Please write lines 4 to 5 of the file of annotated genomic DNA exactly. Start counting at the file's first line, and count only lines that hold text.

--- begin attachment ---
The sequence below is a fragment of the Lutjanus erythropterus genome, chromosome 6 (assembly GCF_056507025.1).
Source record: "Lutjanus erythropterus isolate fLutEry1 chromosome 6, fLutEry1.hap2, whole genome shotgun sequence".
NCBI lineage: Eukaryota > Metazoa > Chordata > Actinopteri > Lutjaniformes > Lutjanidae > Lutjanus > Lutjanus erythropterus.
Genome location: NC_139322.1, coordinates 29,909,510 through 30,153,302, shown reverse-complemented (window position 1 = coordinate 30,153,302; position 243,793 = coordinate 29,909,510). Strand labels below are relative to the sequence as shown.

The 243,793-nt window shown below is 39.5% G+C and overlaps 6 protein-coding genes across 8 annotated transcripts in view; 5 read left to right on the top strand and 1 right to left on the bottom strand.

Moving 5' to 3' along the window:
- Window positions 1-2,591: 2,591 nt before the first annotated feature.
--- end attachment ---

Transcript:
Genome location: NC_139322.1, coordinates 29,909,510 through 30,153,302, shown reverse-complemented (window position 1 = coordinate 30,153,302; position 243,793 = coordinate 29,909,510). Strand labels below are relative to the sequence as shown.

The 243,793-nt window shown below is 39.5% G+C and overlaps 6 protein-coding genes across 8 annotated transcripts in view; 5 read left to right on the top strand and 1 right to left on the bottom strand.